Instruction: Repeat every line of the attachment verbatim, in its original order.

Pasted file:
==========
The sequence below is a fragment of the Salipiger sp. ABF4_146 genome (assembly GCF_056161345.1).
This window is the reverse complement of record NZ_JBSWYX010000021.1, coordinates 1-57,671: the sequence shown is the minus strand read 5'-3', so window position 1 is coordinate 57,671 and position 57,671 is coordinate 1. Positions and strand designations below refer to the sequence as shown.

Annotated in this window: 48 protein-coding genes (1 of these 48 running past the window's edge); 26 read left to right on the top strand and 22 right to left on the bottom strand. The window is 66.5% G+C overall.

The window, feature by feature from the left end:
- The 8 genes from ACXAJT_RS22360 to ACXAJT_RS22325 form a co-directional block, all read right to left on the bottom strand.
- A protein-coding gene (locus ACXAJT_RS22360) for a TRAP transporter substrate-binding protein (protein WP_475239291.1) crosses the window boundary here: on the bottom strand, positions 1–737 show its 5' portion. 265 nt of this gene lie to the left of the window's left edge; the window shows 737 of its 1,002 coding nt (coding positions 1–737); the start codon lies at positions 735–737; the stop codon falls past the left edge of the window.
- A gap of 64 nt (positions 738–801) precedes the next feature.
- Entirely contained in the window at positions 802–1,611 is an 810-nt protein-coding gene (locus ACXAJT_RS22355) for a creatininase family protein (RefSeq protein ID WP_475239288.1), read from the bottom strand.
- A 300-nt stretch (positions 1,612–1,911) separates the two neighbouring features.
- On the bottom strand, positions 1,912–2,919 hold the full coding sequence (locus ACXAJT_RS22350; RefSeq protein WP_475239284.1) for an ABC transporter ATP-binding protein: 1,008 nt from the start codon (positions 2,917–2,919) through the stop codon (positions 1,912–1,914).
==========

The sequence below is a fragment of the Salipiger sp. ABF4_146 genome (assembly GCF_056161345.1).
This window is the reverse complement of record NZ_JBSWYX010000021.1, coordinates 1-57,671: the sequence shown is the minus strand read 5'-3', so window position 1 is coordinate 57,671 and position 57,671 is coordinate 1. Positions and strand designations below refer to the sequence as shown.

Annotated in this window: 48 protein-coding genes (1 of these 48 running past the window's edge); 26 read left to right on the top strand and 22 right to left on the bottom strand. The window is 66.5% G+C overall.

The window, feature by feature from the left end:
- The 8 genes from ACXAJT_RS22360 to ACXAJT_RS22325 form a co-directional block, all read right to left on the bottom strand.
- A protein-coding gene (locus ACXAJT_RS22360) for a TRAP transporter substrate-binding protein (protein WP_475239291.1) crosses the window boundary here: on the bottom strand, positions 1–737 show its 5' portion. 265 nt of this gene lie to the left of the window's left edge; the window shows 737 of its 1,002 coding nt (coding positions 1–737); the start codon lies at positions 735–737; the stop codon falls past the left edge of the window.
- A gap of 64 nt (positions 738–801) precedes the next feature.
- Entirely contained in the window at positions 802–1,611 is an 810-nt protein-coding gene (locus ACXAJT_RS22355) for a creatininase family protein (RefSeq protein ID WP_475239288.1), read from the bottom strand.
- A 300-nt stretch (positions 1,612–1,911) separates the two neighbouring features.
- On the bottom strand, positions 1,912–2,919 hold the full coding sequence (locus ACXAJT_RS22350; RefSeq protein WP_475239284.1) for an ABC transporter ATP-binding protein: 1,008 nt from the start codon (positions 2,917–2,919) through the stop codon (positions 1,912–1,914).